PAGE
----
On October 4, 1927, Danish-American sculptor Gutzon Borglum began work on the Mount Rushmore monument. It took Gutzon, son Lincoln, and over 400 workers 14 years to chisel four U.S. presidents from stone, and now three million tourists visit the site each year (when there’s not a government shutdown, that is). Legend has it that some Mount Rushmore workers are so proud of their achievement that they rise from the grave to keep an eye on it.
While no men died during the Rushmore project, some, like chief stone carver Luigi Del Bianco, succumbed to silicosis, a condition caused by prolonged exposure to silica dust. NPR reports that many in the Rushmore crew did not wear protective masks because they found them too hot and uncomfortable.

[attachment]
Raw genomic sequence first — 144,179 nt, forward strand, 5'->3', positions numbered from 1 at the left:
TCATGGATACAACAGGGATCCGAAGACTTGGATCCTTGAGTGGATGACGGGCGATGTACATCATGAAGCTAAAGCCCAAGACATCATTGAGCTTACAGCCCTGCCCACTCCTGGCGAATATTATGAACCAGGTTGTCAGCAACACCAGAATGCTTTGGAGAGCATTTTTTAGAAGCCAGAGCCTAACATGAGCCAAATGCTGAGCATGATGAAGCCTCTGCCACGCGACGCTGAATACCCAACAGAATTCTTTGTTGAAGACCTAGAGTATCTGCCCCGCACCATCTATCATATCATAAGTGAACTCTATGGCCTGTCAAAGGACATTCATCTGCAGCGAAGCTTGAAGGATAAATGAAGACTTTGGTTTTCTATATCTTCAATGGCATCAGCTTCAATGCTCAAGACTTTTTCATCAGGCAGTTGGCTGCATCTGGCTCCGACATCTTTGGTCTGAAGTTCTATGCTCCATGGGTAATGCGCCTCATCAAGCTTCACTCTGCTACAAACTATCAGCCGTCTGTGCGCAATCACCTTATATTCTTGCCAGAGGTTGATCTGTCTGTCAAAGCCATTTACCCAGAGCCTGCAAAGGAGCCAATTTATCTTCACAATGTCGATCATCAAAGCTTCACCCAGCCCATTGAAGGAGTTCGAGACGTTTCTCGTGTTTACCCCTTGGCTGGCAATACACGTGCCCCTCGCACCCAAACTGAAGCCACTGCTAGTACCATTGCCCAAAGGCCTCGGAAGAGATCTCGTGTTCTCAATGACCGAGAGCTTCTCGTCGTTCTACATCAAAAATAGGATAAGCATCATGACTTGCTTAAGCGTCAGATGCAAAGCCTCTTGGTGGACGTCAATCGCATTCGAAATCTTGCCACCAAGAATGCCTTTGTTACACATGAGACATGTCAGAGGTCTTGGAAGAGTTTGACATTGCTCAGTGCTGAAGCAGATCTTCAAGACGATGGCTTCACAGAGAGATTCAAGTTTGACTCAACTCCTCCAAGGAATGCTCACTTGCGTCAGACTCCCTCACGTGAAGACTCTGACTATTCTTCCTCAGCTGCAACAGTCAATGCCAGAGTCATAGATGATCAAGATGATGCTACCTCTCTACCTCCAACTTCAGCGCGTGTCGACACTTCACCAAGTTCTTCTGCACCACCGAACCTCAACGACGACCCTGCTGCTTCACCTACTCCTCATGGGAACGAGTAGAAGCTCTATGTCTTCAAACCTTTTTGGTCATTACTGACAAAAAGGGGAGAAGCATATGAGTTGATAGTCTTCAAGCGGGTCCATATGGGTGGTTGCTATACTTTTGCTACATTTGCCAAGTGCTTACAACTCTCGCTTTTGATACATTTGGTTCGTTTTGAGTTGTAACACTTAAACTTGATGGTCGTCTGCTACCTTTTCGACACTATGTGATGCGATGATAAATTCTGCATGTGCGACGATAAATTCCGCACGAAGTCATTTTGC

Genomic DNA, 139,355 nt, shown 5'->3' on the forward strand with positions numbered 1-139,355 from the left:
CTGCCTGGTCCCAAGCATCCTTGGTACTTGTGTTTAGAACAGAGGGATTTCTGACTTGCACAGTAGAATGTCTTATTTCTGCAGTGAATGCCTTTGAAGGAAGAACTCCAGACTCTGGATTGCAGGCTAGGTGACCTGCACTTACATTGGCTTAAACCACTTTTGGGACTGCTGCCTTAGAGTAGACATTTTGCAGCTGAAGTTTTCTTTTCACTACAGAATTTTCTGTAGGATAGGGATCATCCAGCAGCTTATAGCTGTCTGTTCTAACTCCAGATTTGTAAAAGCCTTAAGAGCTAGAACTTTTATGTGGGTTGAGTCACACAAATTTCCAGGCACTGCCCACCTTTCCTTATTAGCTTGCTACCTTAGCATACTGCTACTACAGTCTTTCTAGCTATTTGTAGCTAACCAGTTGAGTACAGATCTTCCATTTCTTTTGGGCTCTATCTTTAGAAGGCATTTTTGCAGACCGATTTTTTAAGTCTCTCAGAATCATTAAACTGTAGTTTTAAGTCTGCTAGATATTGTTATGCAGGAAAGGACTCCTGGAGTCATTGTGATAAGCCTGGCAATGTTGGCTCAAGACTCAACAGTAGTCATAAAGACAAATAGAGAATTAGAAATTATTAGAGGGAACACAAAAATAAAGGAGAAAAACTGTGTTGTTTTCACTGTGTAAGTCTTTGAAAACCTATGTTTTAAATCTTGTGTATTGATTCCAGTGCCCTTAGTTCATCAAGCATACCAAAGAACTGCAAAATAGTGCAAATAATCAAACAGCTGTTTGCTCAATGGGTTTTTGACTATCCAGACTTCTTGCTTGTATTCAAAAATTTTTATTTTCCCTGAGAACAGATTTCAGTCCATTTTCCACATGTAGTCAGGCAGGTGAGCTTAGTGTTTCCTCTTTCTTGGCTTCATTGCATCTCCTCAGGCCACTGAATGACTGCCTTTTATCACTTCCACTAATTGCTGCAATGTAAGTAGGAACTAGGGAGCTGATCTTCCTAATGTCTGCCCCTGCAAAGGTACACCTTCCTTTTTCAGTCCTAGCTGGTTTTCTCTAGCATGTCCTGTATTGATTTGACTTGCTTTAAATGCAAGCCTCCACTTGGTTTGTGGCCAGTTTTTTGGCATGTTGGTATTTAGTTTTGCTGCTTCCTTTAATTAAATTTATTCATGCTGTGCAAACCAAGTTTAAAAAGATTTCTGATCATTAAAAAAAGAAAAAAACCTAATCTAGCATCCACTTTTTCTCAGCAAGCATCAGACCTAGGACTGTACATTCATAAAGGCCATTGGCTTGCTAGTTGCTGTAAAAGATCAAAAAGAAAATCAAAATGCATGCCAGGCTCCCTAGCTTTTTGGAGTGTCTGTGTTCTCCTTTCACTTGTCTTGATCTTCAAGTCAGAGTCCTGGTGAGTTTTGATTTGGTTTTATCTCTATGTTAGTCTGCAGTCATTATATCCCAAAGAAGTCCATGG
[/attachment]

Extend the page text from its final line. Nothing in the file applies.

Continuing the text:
Keystone Cemetery in Keystone, SD boasts a stunning view of Mount Rushmore and is the final resting place of many Rushmore workers. Examiner’s Debe Branning reports that cemetery visitors have seen wispy white figures walking among the trees. The cemetery is so active, in fact, that it’s listed among the 100 Most Haunted Cemeteries in America (though it’s unclear who’s behind the rankings). One woman told the Rapid City Journal that she encountered a growling black entity while touring the cemetery at night.
If the Rushmore story is true, it’s a wonder more famous monuments aren’t haunted. Or perhaps they are…